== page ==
In elementary school at Howard’s Creek near Lincolnton, we were not allowed to play baseball. Too dangerous we were told so we played softball. The softball being larger provided a much larger target to hit or catch, so we did pretty well. I was fairly athletic and ended up playing mostly first base but sometimes getting to play centerfield like my hero – Mickey Mantle. I could hit the ball pretty well as we played slow pitch softball and I could run very fast so got on base a lot and stole second regularly! Oh those were the days.

Once I reached 8th grade, we were allowed to actually play with a baseball. It was fun to play and I still could hit and run well. By the time I was in the 9th grade, however, my love affair with baseball as a sport had begun to seriously wane. I didn’t stop being a Yankees’ fan because it was in the 1960s that stalwarts like Ford, Mantle, Maris, Berra, Richardson, Boyer, Howard, Kubek, Skowron, Blanchard, and others were idols.

I adored watching my heroes but I enjoyed playing the game myself and pretending to be like Mantle or Skowron. Hitting the winning run or making the fantastic catch to retire the side was a great make-believe.

Every fall this classic game has become the quintessential sport in the United States, although American football and basketball may be displacing the fan loyalties. There have been some scandals in baseball from the 1919 Black Sox scandal surrounding Joe Jackson, known more commonly as “Shoeless Joe,” various betting scandals like Pete Rose in the 1980s, and more recently the drug use like the 1985 cocaine issue and more recently the steroids like HGH.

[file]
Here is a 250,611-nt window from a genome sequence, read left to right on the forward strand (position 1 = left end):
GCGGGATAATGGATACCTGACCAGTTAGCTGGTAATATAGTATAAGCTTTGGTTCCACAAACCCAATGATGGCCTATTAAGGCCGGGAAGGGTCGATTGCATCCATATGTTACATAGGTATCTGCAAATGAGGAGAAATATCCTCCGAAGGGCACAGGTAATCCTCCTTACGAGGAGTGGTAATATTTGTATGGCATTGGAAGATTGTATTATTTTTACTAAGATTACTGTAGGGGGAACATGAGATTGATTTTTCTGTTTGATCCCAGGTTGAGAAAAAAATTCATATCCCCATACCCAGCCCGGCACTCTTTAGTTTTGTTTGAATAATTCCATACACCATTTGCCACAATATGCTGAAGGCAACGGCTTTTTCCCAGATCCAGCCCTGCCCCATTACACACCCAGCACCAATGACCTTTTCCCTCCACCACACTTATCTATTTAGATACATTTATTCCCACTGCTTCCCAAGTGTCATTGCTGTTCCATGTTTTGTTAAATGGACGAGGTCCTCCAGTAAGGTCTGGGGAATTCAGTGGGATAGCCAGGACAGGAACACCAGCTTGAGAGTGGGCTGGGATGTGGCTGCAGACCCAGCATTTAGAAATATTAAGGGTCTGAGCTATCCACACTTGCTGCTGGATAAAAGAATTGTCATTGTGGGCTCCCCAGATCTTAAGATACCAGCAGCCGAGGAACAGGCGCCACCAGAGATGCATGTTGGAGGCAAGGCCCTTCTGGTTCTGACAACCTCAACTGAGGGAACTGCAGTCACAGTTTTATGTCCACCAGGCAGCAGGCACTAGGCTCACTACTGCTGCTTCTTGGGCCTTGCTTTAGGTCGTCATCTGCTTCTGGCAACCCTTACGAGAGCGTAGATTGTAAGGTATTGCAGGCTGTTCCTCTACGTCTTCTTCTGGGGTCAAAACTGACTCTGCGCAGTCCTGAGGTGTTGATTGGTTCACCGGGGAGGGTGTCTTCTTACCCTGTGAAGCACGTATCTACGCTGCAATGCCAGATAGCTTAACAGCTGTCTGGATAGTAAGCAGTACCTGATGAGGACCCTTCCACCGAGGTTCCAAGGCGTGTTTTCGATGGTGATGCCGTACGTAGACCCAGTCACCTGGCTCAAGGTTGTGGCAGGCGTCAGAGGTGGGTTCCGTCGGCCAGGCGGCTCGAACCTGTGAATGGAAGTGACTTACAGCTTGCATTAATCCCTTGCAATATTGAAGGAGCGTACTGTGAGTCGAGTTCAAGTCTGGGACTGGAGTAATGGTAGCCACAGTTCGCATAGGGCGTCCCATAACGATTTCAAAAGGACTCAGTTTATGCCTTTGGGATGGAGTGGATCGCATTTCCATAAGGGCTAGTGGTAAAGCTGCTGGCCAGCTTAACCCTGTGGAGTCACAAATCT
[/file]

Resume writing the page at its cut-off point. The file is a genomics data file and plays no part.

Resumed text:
What would make a player who is making millions of dollars risk health, reputation, and career? Perhaps it is the desire to be better and stronger than anyone else. Perhaps it is to push the envelope and hope not to get caught. Maybe it is the attitude that players are above societal rules….this could be debated infinitum. Baseball is not the only place drug usage has occurred. From cycling and Lance Armstrong to NFL football and even high school players use has been documented. It used to be only males who used the enhancing drugs but now females are also taking these performance enhancing pills.

Recent revelations of cheating or at least turning the blind eye to misbehavior at the University of North Carolina-Chapel Hill causes me to wonder at what cost do we have this ongoing love affair with sport. The name of the game is winning but do we need to do this at any cost? When the reputation of a fine academic institution like UNC-CH is drug through the gutter, all apparently in the name of winning, it is, in my opinion, too much. What happened to the student-athlete? Maybe it is impossible to compete on an even playing ground unless you get marginal students who happen to be blessed with athletic prowess. Should they have to be kept in school at any cost to be able to shoot, run, pass, whatever, or the alumni will not support their alma mater?

The allegation is that everyone else is doing it and while that may be true, in my opinion it does not make it right. What do you think, either about the baseball and World Series or the collegiate scandal rocking our state university? Not sure there is an easy answer – certainly from the upside of 68, the game I loved is not as simple as it was when I was 10!!

Share your thoughts either in the space below or send me an email at boomerbytes@yahoo.com I am very interested in hearing your thoughts on this topic.